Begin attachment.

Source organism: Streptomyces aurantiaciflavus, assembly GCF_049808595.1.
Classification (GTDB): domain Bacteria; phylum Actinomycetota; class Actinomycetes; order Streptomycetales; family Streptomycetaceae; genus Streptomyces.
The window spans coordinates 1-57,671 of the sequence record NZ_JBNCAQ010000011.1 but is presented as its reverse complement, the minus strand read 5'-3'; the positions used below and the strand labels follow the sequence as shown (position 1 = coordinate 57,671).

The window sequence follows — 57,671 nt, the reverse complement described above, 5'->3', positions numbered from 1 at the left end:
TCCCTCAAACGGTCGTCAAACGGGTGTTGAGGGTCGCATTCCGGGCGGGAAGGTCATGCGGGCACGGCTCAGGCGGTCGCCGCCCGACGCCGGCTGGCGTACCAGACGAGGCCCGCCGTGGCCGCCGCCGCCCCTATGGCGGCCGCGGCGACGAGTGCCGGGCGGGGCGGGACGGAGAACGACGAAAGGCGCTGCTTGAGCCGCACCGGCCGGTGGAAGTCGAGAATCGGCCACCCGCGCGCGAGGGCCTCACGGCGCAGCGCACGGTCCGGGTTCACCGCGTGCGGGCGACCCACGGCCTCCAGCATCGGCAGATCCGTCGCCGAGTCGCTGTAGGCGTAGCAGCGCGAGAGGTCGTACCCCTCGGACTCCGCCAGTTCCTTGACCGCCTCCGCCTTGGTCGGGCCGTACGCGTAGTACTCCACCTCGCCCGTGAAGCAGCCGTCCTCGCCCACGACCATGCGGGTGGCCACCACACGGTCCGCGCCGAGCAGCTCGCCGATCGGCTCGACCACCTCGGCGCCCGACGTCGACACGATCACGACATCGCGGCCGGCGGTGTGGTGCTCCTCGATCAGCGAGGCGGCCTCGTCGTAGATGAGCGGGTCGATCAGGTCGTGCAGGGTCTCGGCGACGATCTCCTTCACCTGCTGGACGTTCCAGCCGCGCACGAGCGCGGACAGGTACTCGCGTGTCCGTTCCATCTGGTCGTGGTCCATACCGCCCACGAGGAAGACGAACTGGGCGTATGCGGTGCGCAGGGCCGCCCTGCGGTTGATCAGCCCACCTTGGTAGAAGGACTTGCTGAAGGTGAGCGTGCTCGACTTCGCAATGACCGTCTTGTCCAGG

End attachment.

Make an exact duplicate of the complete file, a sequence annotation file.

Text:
Source organism: Streptomyces aurantiaciflavus, assembly GCF_049808595.1.
Classification (GTDB): domain Bacteria; phylum Actinomycetota; class Actinomycetes; order Streptomycetales; family Streptomycetaceae; genus Streptomyces.
The window spans coordinates 1-57,671 of the sequence record NZ_JBNCAQ010000011.1 but is presented as its reverse complement, the minus strand read 5'-3'; the positions used below and the strand labels follow the sequence as shown (position 1 = coordinate 57,671).

The window sequence follows — 57,671 nt, the reverse complement described above, 5'->3', positions numbered from 1 at the left end:
TCCCTCAAACGGTCGTCAAACGGGTGTTGAGGGTCGCATTCCGGGCGGGAAGGTCATGCGGGCACGGCTCAGGCGGTCGCCGCCCGACGCCGGCTGGCGTACCAGACGAGGCCCGCCGTGGCCGCCGCCGCCCCTATGGCGGCCGCGGCGACGAGTGCCGGGCGGGGCGGGACGGAGAACGACGAAAGGCGCTGCTTGAGCCGCACCGGCCGGTGGAAGTCGAGAATCGGCCACCCGCGCGCGAGGGCCTCACGGCGCAGCGCACGGTCCGGGTTCACCGCGTGCGGGCGACCCACGGCCTCCAGCATCGGCAGATCCGTCGCCGAGTCGCTGTAGGCGTAGCAGCGCGAGAGGTCGTACCCCTCGGACTCCGCCAGTTCCTTGACCGCCTCCGCCTTGGTCGGGCCGTACGCGTAGTACTCCACCTCGCCCGTGAAGCAGCCGTCCTCGCCCACGACCATGCGGGTGGCCACCACACGGTCCGCGCCGAGCAGCTCGCCGATCGGCTCGACCACCTCGGCGCCCGACGTCGACACGATCACGACATCGCGGCCGGCGGTGTGGTGCTCCTCGATCAGCGAGGCGGCCTCGTCGTAGATGAGCGGGTCGATCAGGTCGTGCAGGGTCTCGGCGACGATCTCCTTCACCTGCTGGACGTTCCAGCCGCGCACGAGCGCGGACAGGTACTCGCGTGTCCGTTCCATCTGGTCGTGGTCCATACCGCCCACGAGGAAGACGAACTGGGCGTATGCGGTGCGCAGGGCCGCCCTGCGGTTGATCAGCCCACCTTGGTAGAAGGACTTGCTGAAGGTGAGCGTGCTCGACTTCGCAATGACCGTCTTGTCCAGG